Looking forward, we expect the development of novel paradigms for teaching and debugging neural networks. These might take the shape of clever augmentation design coupled with few shot learning, or perhaps some form of differentiable formal logic. It might take the shape of a clever exhaustive testing mechanism that can nudge networks toward robust logics, or perhaps something like adversarial explanations that encourage robustness, but in a more clever way. Regardless of the mechanism, ML will need to advance toward more teachable and robust networks to show that they can deal with the unpredictable complexities of real-world use while retaining their superhuman performance.
For further discussion, feel free to reach out to Walt at firstname.lastname@example.org directly.
[Athalye 2018] Athalye, Anish, et al. “Synthesizing robust adversarial examples.” International conference on machine learning. PMLR, 2018.
[Bortolotti 2018] Bortolotti, L. Stranger than Fiction: Costs and Benefits of Everyday Confabulation. Rev.Phil.Psych. 9, 227–249 (2018). https://doi.org/10.1007/s13164-017-0367-y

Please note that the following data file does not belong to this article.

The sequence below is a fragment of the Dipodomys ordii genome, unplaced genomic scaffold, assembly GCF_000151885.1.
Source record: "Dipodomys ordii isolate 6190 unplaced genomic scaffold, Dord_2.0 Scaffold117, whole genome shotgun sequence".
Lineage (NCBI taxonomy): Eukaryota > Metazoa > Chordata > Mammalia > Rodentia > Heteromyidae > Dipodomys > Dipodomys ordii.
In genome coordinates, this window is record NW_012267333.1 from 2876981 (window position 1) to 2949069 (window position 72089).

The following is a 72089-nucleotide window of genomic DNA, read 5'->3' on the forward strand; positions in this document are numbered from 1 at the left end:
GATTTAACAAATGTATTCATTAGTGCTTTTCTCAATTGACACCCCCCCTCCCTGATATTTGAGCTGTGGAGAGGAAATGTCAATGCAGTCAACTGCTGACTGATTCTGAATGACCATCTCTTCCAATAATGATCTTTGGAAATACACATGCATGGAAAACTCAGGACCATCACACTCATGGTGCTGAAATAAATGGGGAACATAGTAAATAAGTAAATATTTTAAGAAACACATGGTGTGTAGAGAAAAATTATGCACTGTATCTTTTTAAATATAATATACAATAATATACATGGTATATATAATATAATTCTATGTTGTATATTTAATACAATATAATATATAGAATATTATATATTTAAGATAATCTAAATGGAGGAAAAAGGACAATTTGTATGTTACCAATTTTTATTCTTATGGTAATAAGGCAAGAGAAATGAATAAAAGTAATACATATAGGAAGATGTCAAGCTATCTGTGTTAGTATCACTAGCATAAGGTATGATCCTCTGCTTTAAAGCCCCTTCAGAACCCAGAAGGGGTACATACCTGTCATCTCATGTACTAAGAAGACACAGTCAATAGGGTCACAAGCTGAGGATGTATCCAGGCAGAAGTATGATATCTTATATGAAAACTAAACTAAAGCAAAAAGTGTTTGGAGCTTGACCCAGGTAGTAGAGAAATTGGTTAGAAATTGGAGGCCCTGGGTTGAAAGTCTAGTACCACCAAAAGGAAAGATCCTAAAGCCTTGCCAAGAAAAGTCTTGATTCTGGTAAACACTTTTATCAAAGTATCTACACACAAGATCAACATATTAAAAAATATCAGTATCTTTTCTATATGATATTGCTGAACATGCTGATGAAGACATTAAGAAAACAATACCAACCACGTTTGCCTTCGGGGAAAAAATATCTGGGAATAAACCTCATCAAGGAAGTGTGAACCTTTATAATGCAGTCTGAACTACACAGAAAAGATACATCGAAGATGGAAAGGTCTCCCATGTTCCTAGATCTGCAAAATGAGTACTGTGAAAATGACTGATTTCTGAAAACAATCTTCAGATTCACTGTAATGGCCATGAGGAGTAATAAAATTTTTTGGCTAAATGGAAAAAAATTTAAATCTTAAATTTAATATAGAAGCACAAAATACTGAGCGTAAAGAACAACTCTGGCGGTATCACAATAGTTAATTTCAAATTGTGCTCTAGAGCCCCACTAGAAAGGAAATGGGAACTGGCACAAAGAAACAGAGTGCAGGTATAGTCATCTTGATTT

[Magnussen 2010] Magnussen, Svein, et al. “Beliefs about factors affecting the reliability of eyewitness testimony: A comparison of judges, jurors and the general public.” Applied Cognitive Psychology: The Official Journal of the Society for Applied Research in Memory and Cognition 24.1 (2010): 122-133.
[Ribeiro 2016] Ribeiro, Marco Tulio, Sameer Singh, and Carlos Guestrin. “Model-agnostic interpretability of machine learning.” arXiv preprint arXiv:1606.05386 (2016).
[Selvaraju 2016] Selvaraju, Ramprasaath R., et al. “Grad-cam: Visual explanations from deep networks via gradient-based localization.” Proceedings of the IEEE international conference on computer vision. 2017.
[Stolcke 2017] Stolcke, Andreas, and Jasha Droppo. “Comparing human and machine errors in conversational speech transcription.” arXiv preprint arXiv:1708.08615 (2017).
[Tschandl 2019] Tschandl, Philipp, et al. “Comparison of the accuracy of human readers versus machine-learning algorithms for pigmented skin lesion classification: an open, web-based, international, diagnostic study.” The Lancet Oncology 20.7 (2019): 938-947.
[Woods 2019] Woods, Walt, Jack Chen, and Christof Teuscher. “Adversarial explanations for understanding image classification decisions and improved neural network robustness.” Nature Machine Intelligence 1.11 (2019): 508-516.